NANFA Board of Directors
Fritz pausing for a photo while performing
| Fritz Rohde
Fritz Rohde is a biologist with the North Carolina
Marine Fisheries Division where he splits his time among several
saltwater ventures. His real research interests, however, lie in the
freshwater realm. He has co-authored a book on the freshwater fishes of
the eastern seaboard and is the primary author and photographer for
"Freshwater Fishes of South Carolina" released in 2009. In his spare
time, he has described a few species and co-hosted the 2007
NANFA convention in Greensboro, NC. His interests in NANFA
include seeing the high quality of AC maintained, keep continuing good
relations with local DNRs and academia, opening dialogue with members,
and keeping up the standards set at the annual meetings.
Brian with his daughter on the Kokosing
I have been interested in North American Native Fish for almost my
life. My father has photos of me playing in a stream when I was 2 years
old. My parents got me interested in reading by getting me fish books
because I had no interest in reading otherwise. By the time I was in
middle school I knew I wanted to work with fish and by high school it
definitely natives. While still in high school I began breeding fish in
aquariums and built a 1/4 acre wetland just to breed my own grass
in my parents backyard. I then went to college at Heidelberg University
Tiffin Ohio where I double majored in water resources and environmental
biology. Also while there I started Zimmerman's Fish and began selling
native fish to other enthusiasts. I then moved on to Bowling Green
University in Bowling Green Ohio where I got a masters in Aquatic
and completed my thesis on a study of Redside Dace with the help of the
NANFA conservation grant. I have still yet to find a permanent job
completing my masters degree but have had some interesting temporary
positions with a couple of consulting companies and the Ohio Division
Wildlife. While working for ODW I revamped their fish
ID webpage so that
it included descriptions and photos of all Ohio fish species.
I impressed them enough with my work there because after that temporary
position ended I was asked to work on a project through Ohio State
University funded by ODW to revise the well known (at least to fish
people) book Fishes of Ohio by M.B. Trautman. Hopefully I will be
on this project for several year to come and eventually provide a nice
new publication for our membership and other native fish enthusiast.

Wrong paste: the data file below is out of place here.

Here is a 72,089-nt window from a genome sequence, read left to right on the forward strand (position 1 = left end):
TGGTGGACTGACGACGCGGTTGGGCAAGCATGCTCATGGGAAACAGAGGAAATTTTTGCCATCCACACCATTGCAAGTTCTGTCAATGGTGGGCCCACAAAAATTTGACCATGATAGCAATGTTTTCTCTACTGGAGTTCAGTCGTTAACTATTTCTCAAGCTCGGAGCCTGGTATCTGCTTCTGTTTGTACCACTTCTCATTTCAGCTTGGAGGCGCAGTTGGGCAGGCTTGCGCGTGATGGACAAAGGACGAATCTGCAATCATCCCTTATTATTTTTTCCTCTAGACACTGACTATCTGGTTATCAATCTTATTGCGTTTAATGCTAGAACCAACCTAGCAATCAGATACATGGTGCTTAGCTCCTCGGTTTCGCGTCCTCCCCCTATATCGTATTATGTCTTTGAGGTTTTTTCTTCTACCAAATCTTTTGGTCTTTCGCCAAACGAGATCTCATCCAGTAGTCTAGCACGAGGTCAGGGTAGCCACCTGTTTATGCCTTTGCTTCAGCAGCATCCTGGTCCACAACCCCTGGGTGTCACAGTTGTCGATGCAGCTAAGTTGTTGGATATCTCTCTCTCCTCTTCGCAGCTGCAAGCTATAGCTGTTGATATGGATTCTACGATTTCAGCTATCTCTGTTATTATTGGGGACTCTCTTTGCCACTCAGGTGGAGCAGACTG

| Michael Wolfe
Secretary, Board Chair
I really believe in the NANFA mission statement. It
shows a natural
progression that people go through. Many people come to NANFA for
only the first thing "appreciation... of the continent's native
Appreciation can mean angling, it can mean aquarium husbandry, it can
even mean, "hey, look at that pretty little fish my three year old just
caught." That's how I got into natives. I had aquariums and my daughter
wanted one of her own. And 'Fishes of Alabama and the Mobile Basin' had
just come out. And living in Alabama I bought it out of curiosity. Soon
was in a local stream with a couple of little kids seining up "bait".
After the initial exposure and appreciation, I moved on to the
the continent's native fishes." This didn't mean a formal education.
But it does mean an intellectual curiosity that's been acted upon,
invested in, and never fully sated. And I think there are more people
out there, willing to act on that curiosity if we show them how to see
first-hand the "continent's native fishes" in their native habitat.
And that's when people begin to value the fish, and the habitat enough
to be interested in the "conservation of the continent's native
Michael with his official NANFA
collecting shirt at Williamson Swamp Creek
| Tom Watson
Treasurer, Membership Coordinator, Aquarium Society Liaison
Federal Way, WA
I first became involved in fishkeeping when, at ten
years old, I was given three homemade 45 gallon aquariums. The catch
was that I had to transport them the mile and a half from a friend's
house to my own. Because I feared I would be told no if I asked
permission to bring them home, I carried them there without assistance,
a process that took most of three days. Later that summer, I caught six
brown bullhead babies in Lake Washington and transported them home in a
paper cup. They immediately killed all of my tropicals.
I joined NANFA in 1999. Recently, I completed the
scanning and indexing of all issues of American Currents from 1972 to
the present. These issues are now available on a two-CD set. While
there are no fish collecting opportunities here in the State of
Washington, I occasionally take some time for collecting when on